Interpreting Europe's First Towns

Bill has participated in a workshop and site visit for the REFIT project. The project will explore how communities (including farmers, small-medium enterprises (SMEs), wildlife organisations and residents) understand and experience cultural landscapes. To do this, the project is working on four case studies, all of which are oppida, Iron Age towns dating from the 3rd century BC to the 1st century AD. The case studies are in France, Spain and the UK.
Bill is the project’s consultant heritage interpreter. He given a presentation about interpretive planning at the workshop to an audience comprising project partners and representatives of heritage agencies and cultural landscape managers. He will develop the creation of online guides for each of the oppida sites. Through this work, the role of guides as interpretive tools designed to raise awareness will be evaluated, knowledge about interpretation will be transferred to project partners and good-practice will be made available for wider use when the project ends.
Following the workshop, Bill visited Bibracte to get a feel for the landscape and the archaeological remains of the oppida to begin planning the guide for this special site.

Sheffield Blitz 75th Commemoration and Launch

The Sheffield Blitz Memorial Trust launched their two-year project with a bang on Saturday the 12th December. inHeritage are working with the Trust and its partners to remember and interpret the Sheffield Blitz to new audiences. We will lead on oral history training and interpretation, including the creation of a permanent memorial trail of key locations in the city centre.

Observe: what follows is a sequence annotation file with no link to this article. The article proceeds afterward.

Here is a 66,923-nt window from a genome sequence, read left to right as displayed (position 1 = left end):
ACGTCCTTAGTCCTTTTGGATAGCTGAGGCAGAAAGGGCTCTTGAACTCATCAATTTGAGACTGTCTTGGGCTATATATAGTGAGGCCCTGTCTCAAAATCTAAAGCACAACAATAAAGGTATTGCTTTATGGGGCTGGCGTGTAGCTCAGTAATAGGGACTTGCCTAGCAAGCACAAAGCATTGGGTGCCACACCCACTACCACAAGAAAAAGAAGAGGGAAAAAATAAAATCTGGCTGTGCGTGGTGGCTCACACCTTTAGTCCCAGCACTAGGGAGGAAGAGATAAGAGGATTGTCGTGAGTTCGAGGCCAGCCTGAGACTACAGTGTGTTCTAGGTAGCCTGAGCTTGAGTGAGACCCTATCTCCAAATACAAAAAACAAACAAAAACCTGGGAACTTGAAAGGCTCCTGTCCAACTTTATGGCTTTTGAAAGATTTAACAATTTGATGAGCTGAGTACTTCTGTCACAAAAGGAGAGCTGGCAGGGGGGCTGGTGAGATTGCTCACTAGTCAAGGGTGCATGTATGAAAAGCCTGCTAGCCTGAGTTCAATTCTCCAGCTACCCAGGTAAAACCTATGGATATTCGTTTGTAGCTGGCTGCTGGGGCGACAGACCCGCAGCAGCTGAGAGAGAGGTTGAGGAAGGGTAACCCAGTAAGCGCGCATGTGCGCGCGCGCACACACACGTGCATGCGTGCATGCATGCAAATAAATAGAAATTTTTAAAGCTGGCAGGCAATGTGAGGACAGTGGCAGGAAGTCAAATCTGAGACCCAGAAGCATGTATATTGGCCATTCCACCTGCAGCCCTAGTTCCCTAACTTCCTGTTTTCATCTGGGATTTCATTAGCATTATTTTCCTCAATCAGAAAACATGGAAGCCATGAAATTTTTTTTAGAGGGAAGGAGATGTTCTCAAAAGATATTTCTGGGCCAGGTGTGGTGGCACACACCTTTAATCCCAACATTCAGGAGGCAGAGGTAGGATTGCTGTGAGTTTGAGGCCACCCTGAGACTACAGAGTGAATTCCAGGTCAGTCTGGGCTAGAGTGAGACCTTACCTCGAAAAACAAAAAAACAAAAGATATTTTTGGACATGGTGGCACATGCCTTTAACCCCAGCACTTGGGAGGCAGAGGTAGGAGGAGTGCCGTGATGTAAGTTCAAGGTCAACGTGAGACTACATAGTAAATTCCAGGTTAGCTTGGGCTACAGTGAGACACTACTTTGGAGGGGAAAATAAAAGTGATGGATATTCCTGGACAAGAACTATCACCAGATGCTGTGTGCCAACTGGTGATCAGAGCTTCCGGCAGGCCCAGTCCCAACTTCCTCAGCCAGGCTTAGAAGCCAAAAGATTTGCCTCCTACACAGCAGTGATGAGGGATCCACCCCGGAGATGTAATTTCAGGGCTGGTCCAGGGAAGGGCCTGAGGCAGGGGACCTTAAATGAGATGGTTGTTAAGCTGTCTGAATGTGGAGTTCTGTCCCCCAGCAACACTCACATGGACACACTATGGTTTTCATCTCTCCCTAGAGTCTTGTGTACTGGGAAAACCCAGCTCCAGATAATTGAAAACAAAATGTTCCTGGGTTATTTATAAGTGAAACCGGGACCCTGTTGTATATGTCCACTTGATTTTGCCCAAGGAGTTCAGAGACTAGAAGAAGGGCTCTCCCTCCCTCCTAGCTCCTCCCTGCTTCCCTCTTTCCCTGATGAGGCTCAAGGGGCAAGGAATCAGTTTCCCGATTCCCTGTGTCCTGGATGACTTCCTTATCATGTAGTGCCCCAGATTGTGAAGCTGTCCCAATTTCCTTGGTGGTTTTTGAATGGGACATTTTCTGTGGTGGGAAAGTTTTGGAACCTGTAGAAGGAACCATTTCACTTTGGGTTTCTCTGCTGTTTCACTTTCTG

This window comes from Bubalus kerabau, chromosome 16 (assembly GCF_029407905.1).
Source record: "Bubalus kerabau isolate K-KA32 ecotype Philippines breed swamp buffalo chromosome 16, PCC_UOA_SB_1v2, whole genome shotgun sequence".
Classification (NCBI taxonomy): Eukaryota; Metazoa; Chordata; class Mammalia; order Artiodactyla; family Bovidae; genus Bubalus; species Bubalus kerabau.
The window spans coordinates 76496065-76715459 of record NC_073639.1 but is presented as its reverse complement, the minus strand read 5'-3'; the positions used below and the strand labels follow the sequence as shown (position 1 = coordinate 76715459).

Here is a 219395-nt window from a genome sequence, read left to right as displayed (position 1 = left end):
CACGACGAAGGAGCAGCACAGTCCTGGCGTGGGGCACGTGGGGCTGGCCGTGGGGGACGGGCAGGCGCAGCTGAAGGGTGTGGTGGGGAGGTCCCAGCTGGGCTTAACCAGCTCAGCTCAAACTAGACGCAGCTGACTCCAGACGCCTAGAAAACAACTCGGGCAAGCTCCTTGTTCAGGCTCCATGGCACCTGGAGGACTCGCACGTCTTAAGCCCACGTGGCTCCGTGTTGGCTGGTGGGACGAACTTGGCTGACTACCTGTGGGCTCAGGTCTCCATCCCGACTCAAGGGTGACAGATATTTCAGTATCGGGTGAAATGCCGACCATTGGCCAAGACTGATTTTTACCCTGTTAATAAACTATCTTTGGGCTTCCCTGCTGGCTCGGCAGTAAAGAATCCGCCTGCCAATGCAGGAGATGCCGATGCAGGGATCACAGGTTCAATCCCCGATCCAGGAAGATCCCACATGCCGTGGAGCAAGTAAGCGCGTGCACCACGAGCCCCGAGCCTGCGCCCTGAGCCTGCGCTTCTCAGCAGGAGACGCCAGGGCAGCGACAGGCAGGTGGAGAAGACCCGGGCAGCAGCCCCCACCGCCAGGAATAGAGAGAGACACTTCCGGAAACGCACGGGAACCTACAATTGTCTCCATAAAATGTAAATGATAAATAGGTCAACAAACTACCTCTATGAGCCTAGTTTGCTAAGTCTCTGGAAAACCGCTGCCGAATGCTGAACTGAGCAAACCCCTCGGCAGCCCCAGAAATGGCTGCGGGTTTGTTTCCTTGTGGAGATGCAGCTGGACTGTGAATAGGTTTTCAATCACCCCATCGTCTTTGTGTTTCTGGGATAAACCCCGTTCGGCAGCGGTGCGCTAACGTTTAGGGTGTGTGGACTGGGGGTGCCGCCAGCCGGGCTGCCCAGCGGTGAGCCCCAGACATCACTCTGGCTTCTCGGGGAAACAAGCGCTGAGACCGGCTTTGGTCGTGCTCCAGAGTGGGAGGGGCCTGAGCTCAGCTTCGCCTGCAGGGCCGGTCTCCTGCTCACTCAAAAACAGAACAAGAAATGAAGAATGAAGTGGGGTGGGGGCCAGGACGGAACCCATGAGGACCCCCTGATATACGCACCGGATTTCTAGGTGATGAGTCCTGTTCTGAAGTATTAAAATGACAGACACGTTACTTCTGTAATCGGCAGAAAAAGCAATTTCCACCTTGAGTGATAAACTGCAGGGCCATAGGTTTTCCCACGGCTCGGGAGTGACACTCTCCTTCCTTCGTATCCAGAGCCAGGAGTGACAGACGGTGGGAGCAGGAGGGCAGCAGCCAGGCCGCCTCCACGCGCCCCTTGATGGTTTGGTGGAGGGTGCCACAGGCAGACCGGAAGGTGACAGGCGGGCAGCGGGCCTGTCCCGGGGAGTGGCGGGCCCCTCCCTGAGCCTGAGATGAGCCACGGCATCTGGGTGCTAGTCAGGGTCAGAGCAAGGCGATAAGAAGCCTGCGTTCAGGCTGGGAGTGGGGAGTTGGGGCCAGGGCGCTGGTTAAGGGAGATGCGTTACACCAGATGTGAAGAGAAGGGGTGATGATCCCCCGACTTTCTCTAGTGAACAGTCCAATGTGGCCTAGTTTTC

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Excavating words, making books

The beginning of November saw Georgia with poet Matt Black  in Athersley, Barnsley, for 3 schools workshops.
Our sessions were the culmination of a 4-part series of visits in each school. To introduce archaeology, dig testpits, discuss the analysed finds and what they might reveal about each school site’s past, and finally to engage the children in interpreting their archaeological experiences and finds.

 “I learnt that archaeology isn’t only digging!”

 The children worked in groups. Each group excavated nouns from a themed shoebox of stratified tissue. The themes related to their finds, for example a Blacksmith box, a Coalmine box… The children added their own adjectives and verbs, then jumbled and played with their word ‘artefacts’, creating new juxtapositions and finding phrases that satisfied and fit, others that didn’t so well.
New words and blank word-cards were seized as eagerly as new finds, opening new possibilities for meaning.
Along the way we created a Palaeolithic dictionary in charcoal on a log, and navigated forests of hands reaching for a chance to perform the Ug haiku to classmates.
Eventually, each child created a layered book, with a phrase on each layer and hidden-away secret facts, images or riddles.

 “I loved making my book!”

They were packed and fast-paced sessions, with the children hugely enthusiastic about their books. Matt shared poems and writing tips throughout each session, often involving call and response or other active participation. The grand finale saw 15 young grannies lined up for the Granny Power Rap at Athersley South!

I dig digging

Poet Matt Black was inspired by the Athersley students to create this archaeology poem. Thank you Matt!
As the trowel works down
through layers
I love the pleasure
of sifting through the crumbly soil
so carefully –
actually, you don’t really dig,
you scrape, so you don’t miss, or damage,
the fragile treasure.
Look, is that a piece of glinting silver?
I dig digging.
That old penny, where did it come from?
Who did it belong to?
Who once spent it on liquorice, or beer,
at the end of a hard day in the woods,
or down the pit, or by the fire?
That person stood breathing,
laughing, perspiring, right here.
I dig digging
near the school,
where my grandfather dug before –
I played him once at pool,
his hands were weathered and wrinkly
as he showed me how to hit the ball.
Underneath his fingernails
this very soil.
I dig digging,
hunting, and sieving, and finding, and shouting,
O my God, look what I’ve found,
a skull, like an empty cave.
Though once, its mouth was full
of mashed potato and gravy –
Shaking this riddle,
this moonslip of bone in my palm,
working out the story.